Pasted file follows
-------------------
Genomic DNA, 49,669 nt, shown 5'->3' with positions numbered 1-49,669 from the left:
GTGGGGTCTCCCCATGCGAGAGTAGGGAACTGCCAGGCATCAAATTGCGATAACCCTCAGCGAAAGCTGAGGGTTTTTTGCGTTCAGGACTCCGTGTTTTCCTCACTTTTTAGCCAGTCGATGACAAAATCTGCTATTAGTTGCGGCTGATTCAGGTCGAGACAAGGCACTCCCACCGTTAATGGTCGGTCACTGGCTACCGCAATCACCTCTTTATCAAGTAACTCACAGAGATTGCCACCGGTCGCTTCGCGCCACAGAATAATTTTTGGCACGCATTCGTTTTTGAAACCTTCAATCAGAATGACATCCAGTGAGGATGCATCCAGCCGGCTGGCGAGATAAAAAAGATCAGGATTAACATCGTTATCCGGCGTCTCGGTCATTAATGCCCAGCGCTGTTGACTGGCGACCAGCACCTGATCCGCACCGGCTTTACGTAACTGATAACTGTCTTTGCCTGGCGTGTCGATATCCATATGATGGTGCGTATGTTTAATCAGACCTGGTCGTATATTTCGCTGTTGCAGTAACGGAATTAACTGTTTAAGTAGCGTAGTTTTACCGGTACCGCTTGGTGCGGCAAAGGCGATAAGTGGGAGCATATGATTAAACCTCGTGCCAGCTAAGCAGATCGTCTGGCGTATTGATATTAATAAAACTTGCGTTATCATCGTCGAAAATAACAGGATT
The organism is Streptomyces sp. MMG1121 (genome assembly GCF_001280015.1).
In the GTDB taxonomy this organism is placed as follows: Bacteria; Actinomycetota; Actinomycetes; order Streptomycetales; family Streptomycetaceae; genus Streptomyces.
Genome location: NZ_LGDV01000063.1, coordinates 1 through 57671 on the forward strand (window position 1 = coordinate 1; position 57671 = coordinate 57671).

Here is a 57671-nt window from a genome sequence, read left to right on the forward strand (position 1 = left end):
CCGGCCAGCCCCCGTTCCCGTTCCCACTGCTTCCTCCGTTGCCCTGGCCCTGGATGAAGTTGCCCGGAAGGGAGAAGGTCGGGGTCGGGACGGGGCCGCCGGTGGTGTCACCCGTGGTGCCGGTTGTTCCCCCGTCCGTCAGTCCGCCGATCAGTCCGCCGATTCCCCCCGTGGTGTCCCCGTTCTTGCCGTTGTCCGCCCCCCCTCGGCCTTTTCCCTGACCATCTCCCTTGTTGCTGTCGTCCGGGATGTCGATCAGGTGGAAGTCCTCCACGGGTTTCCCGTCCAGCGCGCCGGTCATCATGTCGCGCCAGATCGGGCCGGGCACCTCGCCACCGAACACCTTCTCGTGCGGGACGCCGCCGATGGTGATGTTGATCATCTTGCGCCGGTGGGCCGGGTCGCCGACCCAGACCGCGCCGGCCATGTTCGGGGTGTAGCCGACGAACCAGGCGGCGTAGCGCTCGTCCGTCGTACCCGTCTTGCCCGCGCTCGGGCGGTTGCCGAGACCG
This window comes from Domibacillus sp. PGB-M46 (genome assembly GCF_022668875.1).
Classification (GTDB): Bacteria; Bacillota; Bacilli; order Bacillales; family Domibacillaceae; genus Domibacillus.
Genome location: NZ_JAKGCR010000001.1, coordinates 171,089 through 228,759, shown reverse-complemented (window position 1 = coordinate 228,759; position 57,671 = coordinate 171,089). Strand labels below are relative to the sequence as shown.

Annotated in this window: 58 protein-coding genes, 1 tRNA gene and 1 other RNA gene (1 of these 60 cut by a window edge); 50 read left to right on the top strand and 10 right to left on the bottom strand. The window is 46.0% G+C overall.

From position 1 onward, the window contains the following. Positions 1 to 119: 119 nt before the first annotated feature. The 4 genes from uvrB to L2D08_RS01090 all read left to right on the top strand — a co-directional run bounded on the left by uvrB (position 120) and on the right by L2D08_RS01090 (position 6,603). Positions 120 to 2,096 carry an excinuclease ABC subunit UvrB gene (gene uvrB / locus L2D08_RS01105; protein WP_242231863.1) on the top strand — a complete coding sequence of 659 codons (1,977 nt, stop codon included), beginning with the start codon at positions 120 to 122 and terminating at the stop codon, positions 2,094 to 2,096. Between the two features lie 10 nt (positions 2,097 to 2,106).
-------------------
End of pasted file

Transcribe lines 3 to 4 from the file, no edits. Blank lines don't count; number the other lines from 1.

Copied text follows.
The organism is Streptomyces sp. MMG1121 (genome assembly GCF_001280015.1).
In the GTDB taxonomy this organism is placed as follows: Bacteria; Actinomycetota; Actinomycetes; order Streptomycetales; family Streptomycetaceae; genus Streptomyces.